The Society affirms that Christ’s substitutionary death on the cross was both the supreme revelation of God’s love for humankind and atoning sacrifice for sin and that his life provided a perfect example for His people to imitate. His substitutionary death pays the penalty for sin, provides forgiveness, and creates gratitude and saving faith in all who receive Him. The cross is central to every aspect of life and work, of witness and outreach, of research and doctrine.
This statement, with its emphasis on “substitution,” will strike many as an unusually focused understanding of atonement. It is more common to be reminded that the Biblical writers used many different analogies to explain the meaning and importance of the execution of Jesus. Because each of these analogies illumines some features of God’s reconciling or atoning endeavors and obscures others, we need them all and we need them to interact in mutually informing and mutually correcting ways. One analogy is not sufficient, most people in all denominations hold. Neither is a plurality of analogies that are controlled by any one of them as though it trumps all the others.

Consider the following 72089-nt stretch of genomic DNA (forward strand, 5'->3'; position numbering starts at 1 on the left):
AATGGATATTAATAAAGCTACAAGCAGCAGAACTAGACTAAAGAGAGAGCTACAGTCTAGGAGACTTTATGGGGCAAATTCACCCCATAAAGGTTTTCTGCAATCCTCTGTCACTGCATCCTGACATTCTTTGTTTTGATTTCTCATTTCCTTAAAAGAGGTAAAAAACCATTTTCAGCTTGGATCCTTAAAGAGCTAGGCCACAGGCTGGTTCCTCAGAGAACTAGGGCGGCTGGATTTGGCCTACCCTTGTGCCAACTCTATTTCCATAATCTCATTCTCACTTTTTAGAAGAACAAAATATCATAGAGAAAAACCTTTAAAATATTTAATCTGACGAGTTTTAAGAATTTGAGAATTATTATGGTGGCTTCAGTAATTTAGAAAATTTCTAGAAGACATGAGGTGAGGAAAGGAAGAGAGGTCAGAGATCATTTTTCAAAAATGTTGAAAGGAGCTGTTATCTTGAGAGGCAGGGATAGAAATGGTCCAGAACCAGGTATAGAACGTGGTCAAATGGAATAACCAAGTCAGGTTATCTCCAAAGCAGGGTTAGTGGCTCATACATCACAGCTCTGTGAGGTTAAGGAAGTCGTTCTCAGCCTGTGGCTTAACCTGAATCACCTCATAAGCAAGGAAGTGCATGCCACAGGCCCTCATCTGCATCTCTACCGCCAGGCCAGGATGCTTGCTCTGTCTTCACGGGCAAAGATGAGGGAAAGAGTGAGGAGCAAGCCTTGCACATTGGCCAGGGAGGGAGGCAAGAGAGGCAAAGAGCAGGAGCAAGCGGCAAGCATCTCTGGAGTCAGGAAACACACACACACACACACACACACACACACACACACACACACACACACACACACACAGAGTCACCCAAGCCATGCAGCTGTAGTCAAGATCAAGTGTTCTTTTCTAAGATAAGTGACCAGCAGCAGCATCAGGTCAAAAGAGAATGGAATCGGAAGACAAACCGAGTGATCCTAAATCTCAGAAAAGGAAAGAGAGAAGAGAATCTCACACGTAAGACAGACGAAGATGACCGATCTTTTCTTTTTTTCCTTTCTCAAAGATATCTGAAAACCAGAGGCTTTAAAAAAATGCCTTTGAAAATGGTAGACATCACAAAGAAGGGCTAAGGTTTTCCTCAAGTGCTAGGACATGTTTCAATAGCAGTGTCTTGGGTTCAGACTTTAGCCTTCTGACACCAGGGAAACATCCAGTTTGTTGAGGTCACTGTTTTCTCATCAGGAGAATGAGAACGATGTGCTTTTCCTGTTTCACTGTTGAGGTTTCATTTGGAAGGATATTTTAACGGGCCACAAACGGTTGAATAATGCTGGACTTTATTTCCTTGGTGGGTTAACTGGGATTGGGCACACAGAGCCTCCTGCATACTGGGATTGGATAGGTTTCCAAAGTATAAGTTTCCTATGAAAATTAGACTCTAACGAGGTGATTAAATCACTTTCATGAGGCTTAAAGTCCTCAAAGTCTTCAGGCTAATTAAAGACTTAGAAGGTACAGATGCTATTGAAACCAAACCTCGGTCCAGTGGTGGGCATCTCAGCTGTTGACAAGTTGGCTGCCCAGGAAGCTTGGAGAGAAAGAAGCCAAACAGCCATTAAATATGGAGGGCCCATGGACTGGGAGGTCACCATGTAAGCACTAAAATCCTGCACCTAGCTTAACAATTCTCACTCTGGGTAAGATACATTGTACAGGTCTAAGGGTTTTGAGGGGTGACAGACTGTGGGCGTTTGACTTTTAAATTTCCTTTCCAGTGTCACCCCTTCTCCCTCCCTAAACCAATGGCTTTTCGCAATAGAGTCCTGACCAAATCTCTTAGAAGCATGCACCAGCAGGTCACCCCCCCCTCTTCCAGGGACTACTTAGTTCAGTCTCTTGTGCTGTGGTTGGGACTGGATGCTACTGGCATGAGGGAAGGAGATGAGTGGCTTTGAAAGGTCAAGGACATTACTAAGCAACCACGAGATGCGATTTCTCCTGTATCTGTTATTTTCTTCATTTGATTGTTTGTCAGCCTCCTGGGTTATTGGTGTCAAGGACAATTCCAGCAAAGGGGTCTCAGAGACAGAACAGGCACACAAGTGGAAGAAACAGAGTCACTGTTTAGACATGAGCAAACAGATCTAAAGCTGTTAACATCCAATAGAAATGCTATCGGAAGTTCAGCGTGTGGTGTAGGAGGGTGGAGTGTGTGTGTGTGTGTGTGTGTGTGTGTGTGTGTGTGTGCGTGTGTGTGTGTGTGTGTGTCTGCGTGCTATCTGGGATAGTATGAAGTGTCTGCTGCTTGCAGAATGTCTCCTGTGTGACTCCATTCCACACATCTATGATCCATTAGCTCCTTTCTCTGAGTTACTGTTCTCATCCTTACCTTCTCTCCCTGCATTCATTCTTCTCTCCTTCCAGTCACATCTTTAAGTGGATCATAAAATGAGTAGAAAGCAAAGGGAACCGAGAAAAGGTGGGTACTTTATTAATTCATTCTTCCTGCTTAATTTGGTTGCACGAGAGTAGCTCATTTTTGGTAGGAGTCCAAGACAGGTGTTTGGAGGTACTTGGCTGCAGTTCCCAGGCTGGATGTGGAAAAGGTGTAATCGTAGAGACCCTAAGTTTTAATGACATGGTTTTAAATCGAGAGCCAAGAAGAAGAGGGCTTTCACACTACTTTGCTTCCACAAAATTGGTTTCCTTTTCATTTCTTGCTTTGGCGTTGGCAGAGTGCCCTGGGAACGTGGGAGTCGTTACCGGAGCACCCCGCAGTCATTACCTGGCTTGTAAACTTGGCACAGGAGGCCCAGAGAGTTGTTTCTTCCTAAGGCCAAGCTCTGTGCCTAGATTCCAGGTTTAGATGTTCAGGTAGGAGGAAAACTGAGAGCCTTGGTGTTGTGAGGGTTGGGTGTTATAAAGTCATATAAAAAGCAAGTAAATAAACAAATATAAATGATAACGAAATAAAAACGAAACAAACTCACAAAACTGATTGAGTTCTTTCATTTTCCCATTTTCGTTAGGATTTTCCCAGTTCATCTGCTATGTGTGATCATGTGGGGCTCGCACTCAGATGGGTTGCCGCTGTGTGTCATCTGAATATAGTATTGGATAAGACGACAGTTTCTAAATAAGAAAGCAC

It will be interesting to hear what the presenters at the ATS symposium will say this weekend.
Adventist News Network reports on the Spring Meeting of Seventh-day Adventist Church leaders in Battle Creek, Mich.
Tithe returned in the North American Division for 2012 was up about 1 percent from 2011 and totaled US$933 million. Tithe from divisions outside North America increased 4.4 percent for a total of close to $1.4 billion.
Mission offerings from outside North America similarly rose, reaching about $60 million, a 6 percent increase from the previous year. Meanwhile, mission offerings returned in North America dipped 2.6 percent, totaling nearly $23 million.
“We have seen a tremendous increase in mission giving by divisions outside of North America,” Adventist world church Treasurer Robert E. Lemon told ANN. “But I want to point out that in North America, local churches often give to many projects directly, or their members go on mission trips. These acts of mission giving go uncounted.”
This week, Japp Korteweg sets the table for Sabbath at the Spectrum Café. In addition to memorable Sabbath meals, Sabbath at the Spectrum Café features guest columnists’ fresh perspectives on food, community and unique stories surrounding vegetarian cuisine.
My name is Jaap Korteweg, and I am an eighth-generation farmer from the Netherlands. Twenty years ago I decided to switch to organic farming on our farm, now 230 acres, where the challenge was to show that in this way, we could reap a harvest that was of higher quality than usual. Our company, Biotrio,is very successful, and for many years now we have been one of the largest organic vegetable and herb growers in Europe.